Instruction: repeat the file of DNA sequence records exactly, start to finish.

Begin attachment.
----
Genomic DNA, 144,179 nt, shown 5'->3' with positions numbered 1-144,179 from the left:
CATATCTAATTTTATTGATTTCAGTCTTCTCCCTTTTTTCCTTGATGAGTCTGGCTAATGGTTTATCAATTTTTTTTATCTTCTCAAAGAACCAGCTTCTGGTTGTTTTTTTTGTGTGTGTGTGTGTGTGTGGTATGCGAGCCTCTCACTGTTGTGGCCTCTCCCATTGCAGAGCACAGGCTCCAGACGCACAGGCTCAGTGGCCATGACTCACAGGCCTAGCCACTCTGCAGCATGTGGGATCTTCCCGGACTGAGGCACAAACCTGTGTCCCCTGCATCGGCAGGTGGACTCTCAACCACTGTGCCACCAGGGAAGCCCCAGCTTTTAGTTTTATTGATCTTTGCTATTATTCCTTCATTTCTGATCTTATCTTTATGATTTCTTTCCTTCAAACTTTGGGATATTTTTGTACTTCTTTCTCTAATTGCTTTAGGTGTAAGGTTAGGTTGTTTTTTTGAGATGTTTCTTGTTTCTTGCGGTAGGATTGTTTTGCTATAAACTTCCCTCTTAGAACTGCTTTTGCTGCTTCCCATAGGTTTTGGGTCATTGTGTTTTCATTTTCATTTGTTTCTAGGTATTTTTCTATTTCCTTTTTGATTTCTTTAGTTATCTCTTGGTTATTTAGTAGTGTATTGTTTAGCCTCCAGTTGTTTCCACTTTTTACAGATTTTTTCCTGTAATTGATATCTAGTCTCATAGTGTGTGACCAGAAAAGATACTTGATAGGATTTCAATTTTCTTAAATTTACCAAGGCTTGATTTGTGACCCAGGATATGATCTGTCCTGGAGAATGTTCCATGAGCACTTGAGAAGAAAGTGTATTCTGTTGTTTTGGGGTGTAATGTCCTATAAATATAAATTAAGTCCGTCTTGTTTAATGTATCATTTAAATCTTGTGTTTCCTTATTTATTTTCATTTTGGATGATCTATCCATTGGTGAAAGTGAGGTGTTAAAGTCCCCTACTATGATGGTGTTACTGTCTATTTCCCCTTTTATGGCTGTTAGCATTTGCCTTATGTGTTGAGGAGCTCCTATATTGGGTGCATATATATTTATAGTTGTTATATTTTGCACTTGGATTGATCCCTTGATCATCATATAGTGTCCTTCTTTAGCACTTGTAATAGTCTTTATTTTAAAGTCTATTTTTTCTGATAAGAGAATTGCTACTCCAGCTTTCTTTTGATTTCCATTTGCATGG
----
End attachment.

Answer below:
Genomic DNA, 144,179 nt, shown 5'->3' with positions numbered 1-144,179 from the left:
CATATCTAATTTTATTGATTTCAGTCTTCTCCCTTTTTTCCTTGATGAGTCTGGCTAATGGTTTATCAATTTTTTTTATCTTCTCAAAGAACCAGCTTCTGGTTGTTTTTTTTGTGTGTGTGTGTGTGTGTGGTATGCGAGCCTCTCACTGTTGTGGCCTCTCCCATTGCAGAGCACAGGCTCCAGACGCACAGGCTCAGTGGCCATGACTCACAGGCCTAGCCACTCTGCAGCATGTGGGATCTTCCCGGACTGAGGCACAAACCTGTGTCCCCTGCATCGGCAGGTGGACTCTCAACCACTGTGCCACCAGGGAAGCCCCAGCTTTTAGTTTTATTGATCTTTGCTATTATTCCTTCATTTCTGATCTTATCTTTATGATTTCTTTCCTTCAAACTTTGGGATATTTTTGTACTTCTTTCTCTAATTGCTTTAGGTGTAAGGTTAGGTTGTTTTTTTGAGATGTTTCTTGTTTCTTGCGGTAGGATTGTTTTGCTATAAACTTCCCTCTTAGAACTGCTTTTGCTGCTTCCCATAGGTTTTGGGTCATTGTGTTTTCATTTTCATTTGTTTCTAGGTATTTTTCTATTTCCTTTTTGATTTCTTTAGTTATCTCTTGGTTATTTAGTAGTGTATTGTTTAGCCTCCAGTTGTTTCCACTTTTTACAGATTTTTTCCTGTAATTGATATCTAGTCTCATAGTGTGTGACCAGAAAAGATACTTGATAGGATTTCAATTTTCTTAAATTTACCAAGGCTTGATTTGTGACCCAGGATATGATCTGTCCTGGAGAATGTTCCATGAGCACTTGAGAAGAAAGTGTATTCTGTTGTTTTGGGGTGTAATGTCCTATAAATATAAATTAAGTCCGTCTTGTTTAATGTATCATTTAAATCTTGTGTTTCCTTATTTATTTTCATTTTGGATGATCTATCCATTGGTGAAAGTGAGGTGTTAAAGTCCCCTACTATGATGGTGTTACTGTCTATTTCCCCTTTTATGGCTGTTAGCATTTGCCTTATGTGTTGAGGAGCTCCTATATTGGGTGCATATATATTTATAGTTGTTATATTTTGCACTTGGATTGATCCCTTGATCATCATATAGTGTCCTTCTTTAGCACTTGTAATAGTCTTTATTTTAAAGTCTATTTTTTCTGATAAGAGAATTGCTACTCCAGCTTTCTTTTGATTTCCATTTGCATGG